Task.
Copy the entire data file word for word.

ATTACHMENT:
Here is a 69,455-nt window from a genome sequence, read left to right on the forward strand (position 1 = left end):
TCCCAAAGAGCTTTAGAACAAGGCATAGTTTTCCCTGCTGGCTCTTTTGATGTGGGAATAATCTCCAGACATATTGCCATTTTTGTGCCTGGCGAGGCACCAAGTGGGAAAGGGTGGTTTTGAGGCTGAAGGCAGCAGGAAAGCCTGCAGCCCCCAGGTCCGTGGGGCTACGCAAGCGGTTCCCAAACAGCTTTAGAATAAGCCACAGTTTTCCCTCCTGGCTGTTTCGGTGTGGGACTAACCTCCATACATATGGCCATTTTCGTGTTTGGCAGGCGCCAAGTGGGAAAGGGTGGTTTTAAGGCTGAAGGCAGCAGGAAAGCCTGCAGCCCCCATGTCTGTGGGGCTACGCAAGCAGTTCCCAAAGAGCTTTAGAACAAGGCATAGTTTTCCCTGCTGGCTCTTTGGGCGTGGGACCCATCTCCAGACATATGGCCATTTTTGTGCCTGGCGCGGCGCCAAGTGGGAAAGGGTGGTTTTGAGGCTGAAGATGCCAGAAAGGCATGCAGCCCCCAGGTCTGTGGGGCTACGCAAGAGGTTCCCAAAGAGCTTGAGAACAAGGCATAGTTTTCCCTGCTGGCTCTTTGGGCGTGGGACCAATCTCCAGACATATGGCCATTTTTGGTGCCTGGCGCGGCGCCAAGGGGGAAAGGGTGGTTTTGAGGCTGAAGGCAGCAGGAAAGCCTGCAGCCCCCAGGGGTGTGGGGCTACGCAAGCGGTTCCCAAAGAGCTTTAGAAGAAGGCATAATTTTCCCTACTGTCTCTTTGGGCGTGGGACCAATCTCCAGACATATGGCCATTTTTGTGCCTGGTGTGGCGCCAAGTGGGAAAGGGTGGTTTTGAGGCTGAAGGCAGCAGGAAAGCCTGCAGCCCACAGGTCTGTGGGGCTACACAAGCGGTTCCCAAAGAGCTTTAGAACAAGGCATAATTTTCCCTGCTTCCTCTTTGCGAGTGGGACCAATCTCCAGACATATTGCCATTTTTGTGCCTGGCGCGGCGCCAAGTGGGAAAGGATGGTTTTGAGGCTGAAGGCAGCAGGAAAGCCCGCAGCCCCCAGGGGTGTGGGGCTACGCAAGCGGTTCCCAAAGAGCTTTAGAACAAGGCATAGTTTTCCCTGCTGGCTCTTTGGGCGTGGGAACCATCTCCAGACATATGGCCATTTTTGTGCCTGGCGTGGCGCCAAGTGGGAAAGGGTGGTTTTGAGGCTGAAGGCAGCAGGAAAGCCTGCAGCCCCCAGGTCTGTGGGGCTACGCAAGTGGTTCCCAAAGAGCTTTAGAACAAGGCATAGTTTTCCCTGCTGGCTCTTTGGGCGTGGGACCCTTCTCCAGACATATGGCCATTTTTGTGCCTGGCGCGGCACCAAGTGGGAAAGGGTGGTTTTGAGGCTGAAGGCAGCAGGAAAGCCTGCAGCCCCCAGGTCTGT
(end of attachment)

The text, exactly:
Here is a 69,455-nt window from a genome sequence, read left to right on the forward strand (position 1 = left end):
TCCCAAAGAGCTTTAGAACAAGGCATAGTTTTCCCTGCTGGCTCTTTTGATGTGGGAATAATCTCCAGACATATTGCCATTTTTGTGCCTGGCGAGGCACCAAGTGGGAAAGGGTGGTTTTGAGGCTGAAGGCAGCAGGAAAGCCTGCAGCCCCCAGGTCCGTGGGGCTACGCAAGCGGTTCCCAAACAGCTTTAGAATAAGCCACAGTTTTCCCTCCTGGCTGTTTCGGTGTGGGACTAACCTCCATACATATGGCCATTTTCGTGTTTGGCAGGCGCCAAGTGGGAAAGGGTGGTTTTAAGGCTGAAGGCAGCAGGAAAGCCTGCAGCCCCCATGTCTGTGGGGCTACGCAAGCAGTTCCCAAAGAGCTTTAGAACAAGGCATAGTTTTCCCTGCTGGCTCTTTGGGCGTGGGACCCATCTCCAGACATATGGCCATTTTTGTGCCTGGCGCGGCGCCAAGTGGGAAAGGGTGGTTTTGAGGCTGAAGATGCCAGAAAGGCATGCAGCCCCCAGGTCTGTGGGGCTACGCAAGAGGTTCCCAAAGAGCTTGAGAACAAGGCATAGTTTTCCCTGCTGGCTCTTTGGGCGTGGGACCAATCTCCAGACATATGGCCATTTTTGGTGCCTGGCGCGGCGCCAAGGGGGAAAGGGTGGTTTTGAGGCTGAAGGCAGCAGGAAAGCCTGCAGCCCCCAGGGGTGTGGGGCTACGCAAGCGGTTCCCAAAGAGCTTTAGAAGAAGGCATAATTTTCCCTACTGTCTCTTTGGGCGTGGGACCAATCTCCAGACATATGGCCATTTTTGTGCCTGGTGTGGCGCCAAGTGGGAAAGGGTGGTTTTGAGGCTGAAGGCAGCAGGAAAGCCTGCAGCCCACAGGTCTGTGGGGCTACACAAGCGGTTCCCAAAGAGCTTTAGAACAAGGCATAATTTTCCCTGCTTCCTCTTTGCGAGTGGGACCAATCTCCAGACATATTGCCATTTTTGTGCCTGGCGCGGCGCCAAGTGGGAAAGGATGGTTTTGAGGCTGAAGGCAGCAGGAAAGCCCGCAGCCCCCAGGGGTGTGGGGCTACGCAAGCGGTTCCCAAAGAGCTTTAGAACAAGGCATAGTTTTCCCTGCTGGCTCTTTGGGCGTGGGAACCATCTCCAGACATATGGCCATTTTTGTGCCTGGCGTGGCGCCAAGTGGGAAAGGGTGGTTTTGAGGCTGAAGGCAGCAGGAAAGCCTGCAGCCCCCAGGTCTGTGGGGCTACGCAAGTGGTTCCCAAAGAGCTTTAGAACAAGGCATAGTTTTCCCTGCTGGCTCTTTGGGCGTGGGACCCTTCTCCAGACATATGGCCATTTTTGTGCCTGGCGCGGCACCAAGTGGGAAAGGGTGGTTTTGAGGCTGAAGGCAGCAGGAAAGCCTGCAGCCCCCAGGTCTGT